In a moving and emotional report last October in Sports Illustrated, Tom Verducci described a final visit to the Napa Valley of former Mets' teammates Bud Harrelson, Jerry Koosman, Art Shamsky and Ron Svoboda. The photo of the men at a local lunch spot, far from the main stage of New York where Seaver rose to notoriety a half-century ago, gave credence to the uncomplicated life that one of baseball's greats embraced long after his playing days. He lived close to the land, among family and friends, far removed from the adoration once attributed to such an illustrious star.
As Joe's work neared completion, the general contractor called Joe to say he had something for him ,which turned out to be a signed baseball. "To Joe. Many thanks. Tom Seaver, Hall of Fame '92."
The Games Continue
Meanwhile, as the platitudes and tributes to Seaver streamed across the nation, the surging White Sox carved up the Kansas City Royals four straight after stumbling Tuesday and Wednesday against the Twins in Minneapolis.
The formula whereby a team splits with the top teams and beats the tar out of the also-rans is approximately half the story for the Sox, who stand at a season-high 11 games over .500 and in first place in the American League Central. They've won 16 of their last 20, a record matched only by Tampa Bay.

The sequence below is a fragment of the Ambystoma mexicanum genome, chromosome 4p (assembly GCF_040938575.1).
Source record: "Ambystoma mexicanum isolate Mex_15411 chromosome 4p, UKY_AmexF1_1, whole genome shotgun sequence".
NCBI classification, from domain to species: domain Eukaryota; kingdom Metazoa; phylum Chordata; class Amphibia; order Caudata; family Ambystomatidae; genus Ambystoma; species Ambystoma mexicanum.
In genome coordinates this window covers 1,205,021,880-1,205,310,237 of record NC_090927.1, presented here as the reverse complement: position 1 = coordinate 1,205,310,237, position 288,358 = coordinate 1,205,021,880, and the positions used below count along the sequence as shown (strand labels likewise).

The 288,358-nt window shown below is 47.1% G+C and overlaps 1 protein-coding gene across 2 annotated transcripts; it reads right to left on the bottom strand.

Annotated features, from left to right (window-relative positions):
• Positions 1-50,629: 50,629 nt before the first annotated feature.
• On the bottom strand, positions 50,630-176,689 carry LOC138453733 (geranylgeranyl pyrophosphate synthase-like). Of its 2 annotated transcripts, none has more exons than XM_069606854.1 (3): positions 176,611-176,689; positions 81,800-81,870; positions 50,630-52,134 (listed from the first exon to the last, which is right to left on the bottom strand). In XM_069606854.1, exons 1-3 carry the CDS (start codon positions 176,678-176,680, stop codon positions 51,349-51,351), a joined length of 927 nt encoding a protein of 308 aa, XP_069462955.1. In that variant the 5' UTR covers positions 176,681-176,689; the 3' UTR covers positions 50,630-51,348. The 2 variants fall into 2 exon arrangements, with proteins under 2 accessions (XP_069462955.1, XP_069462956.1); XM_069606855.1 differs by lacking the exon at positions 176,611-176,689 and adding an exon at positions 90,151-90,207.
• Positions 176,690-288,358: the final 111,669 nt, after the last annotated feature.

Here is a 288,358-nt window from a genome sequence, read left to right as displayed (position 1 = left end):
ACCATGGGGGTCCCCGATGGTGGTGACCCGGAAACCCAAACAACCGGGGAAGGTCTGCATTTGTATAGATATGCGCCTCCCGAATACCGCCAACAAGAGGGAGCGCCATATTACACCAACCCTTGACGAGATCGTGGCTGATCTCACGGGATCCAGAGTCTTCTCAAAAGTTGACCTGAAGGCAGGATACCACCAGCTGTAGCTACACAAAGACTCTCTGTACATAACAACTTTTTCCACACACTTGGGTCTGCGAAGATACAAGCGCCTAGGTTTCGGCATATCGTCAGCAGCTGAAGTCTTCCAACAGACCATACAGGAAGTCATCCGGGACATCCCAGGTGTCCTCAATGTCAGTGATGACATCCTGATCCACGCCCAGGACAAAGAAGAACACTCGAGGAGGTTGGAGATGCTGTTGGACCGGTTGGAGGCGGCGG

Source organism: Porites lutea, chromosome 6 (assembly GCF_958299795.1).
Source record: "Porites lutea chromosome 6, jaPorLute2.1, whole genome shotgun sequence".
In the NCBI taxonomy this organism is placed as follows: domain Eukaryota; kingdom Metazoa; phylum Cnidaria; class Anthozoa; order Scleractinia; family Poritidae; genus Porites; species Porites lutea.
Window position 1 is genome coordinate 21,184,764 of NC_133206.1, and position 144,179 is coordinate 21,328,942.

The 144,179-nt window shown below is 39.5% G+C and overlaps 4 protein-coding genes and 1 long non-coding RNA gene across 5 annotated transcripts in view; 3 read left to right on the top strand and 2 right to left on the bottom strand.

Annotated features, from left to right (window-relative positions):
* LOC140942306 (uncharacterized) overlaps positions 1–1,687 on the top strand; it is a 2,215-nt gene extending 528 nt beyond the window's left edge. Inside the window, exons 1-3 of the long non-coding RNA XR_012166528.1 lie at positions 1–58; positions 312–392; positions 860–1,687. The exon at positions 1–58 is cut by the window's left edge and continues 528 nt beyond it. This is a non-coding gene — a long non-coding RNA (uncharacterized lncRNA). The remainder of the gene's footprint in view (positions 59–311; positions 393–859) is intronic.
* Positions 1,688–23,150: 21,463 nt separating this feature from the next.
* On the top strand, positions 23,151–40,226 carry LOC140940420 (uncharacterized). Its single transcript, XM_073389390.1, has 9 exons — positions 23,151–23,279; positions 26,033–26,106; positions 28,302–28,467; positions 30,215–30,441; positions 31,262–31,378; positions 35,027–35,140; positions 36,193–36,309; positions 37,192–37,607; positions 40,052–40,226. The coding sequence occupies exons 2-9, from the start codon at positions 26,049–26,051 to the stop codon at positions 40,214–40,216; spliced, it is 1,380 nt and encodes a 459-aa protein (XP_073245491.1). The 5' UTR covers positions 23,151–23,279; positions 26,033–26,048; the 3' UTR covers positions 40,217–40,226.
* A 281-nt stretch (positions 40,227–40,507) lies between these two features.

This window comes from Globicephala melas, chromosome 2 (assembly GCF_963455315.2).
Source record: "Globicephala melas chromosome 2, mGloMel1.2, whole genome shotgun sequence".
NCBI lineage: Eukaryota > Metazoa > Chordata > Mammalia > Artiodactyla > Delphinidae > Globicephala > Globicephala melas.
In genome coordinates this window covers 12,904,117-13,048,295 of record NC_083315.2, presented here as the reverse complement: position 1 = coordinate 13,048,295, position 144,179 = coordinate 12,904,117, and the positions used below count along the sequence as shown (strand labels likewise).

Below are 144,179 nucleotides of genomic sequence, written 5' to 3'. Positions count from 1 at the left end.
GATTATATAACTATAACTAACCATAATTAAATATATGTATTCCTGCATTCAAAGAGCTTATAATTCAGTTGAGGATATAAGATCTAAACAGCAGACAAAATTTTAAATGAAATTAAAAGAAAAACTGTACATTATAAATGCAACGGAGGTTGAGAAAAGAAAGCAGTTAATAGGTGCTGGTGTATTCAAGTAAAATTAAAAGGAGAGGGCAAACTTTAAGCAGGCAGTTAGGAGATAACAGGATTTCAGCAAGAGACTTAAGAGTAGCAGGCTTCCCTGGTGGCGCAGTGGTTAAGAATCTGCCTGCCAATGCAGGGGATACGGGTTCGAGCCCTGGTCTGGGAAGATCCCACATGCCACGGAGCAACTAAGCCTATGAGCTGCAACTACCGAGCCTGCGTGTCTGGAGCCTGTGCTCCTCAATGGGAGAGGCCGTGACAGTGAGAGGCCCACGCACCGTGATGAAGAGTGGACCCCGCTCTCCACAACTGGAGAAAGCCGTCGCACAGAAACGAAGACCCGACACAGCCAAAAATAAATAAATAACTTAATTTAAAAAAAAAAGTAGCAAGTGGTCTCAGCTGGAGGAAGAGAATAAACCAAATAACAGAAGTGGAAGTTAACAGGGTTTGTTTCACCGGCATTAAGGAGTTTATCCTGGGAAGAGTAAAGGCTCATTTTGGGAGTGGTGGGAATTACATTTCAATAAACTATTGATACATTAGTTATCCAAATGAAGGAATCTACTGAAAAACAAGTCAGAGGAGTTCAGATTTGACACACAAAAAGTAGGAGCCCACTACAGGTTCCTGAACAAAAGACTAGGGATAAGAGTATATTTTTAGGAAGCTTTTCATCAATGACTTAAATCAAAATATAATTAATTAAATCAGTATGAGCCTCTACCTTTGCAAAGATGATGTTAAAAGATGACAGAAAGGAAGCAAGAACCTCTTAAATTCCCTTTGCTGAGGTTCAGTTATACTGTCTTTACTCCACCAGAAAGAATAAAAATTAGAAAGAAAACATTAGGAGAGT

After sweeping the Royals, the Sox are a whopping 15-2 against Kansas City and Detroit but just 4-8 when tangling with Minnesota and Cleveland. Digesting this information results in a couple of conclusions: Regardless of the talent and performance of the Tigers and Royals, the Sox have played their best baseball against those clubs. And despite their sub-.500 records, at last investigation major league baseball still is being played in Detroit and Kansas City.
But Rickey Renteria's fellows haven't played particularly well against the Indians and Twins. In a painful 8-1 loss to Minnesota on Wednesday, the Sox committed four errors, and pitcher Reynaldo Lopez was yanked in the second inning and presented with a bus ticket to Schaumburg.
In six games against Cleveland, the Sox have scored a tick under three runs a game. That number is close to six against all other opponents. Of course, credit Cleveland's pitching, but the Sox will need both to pitch and hit better against the Tribe in order to turn around their record.
Eight of the final 14 games of the season will pit the Sox against Minnesota and Cleveland, starting with a four-game set at The Grate next week after five games this week against Pittsburgh and the Tigers, who have a combined record of 31-46. We all can be excused for our enthusiasm and excitement about this ballclub. It is vastly improved. We'll know just how much the last half of this month.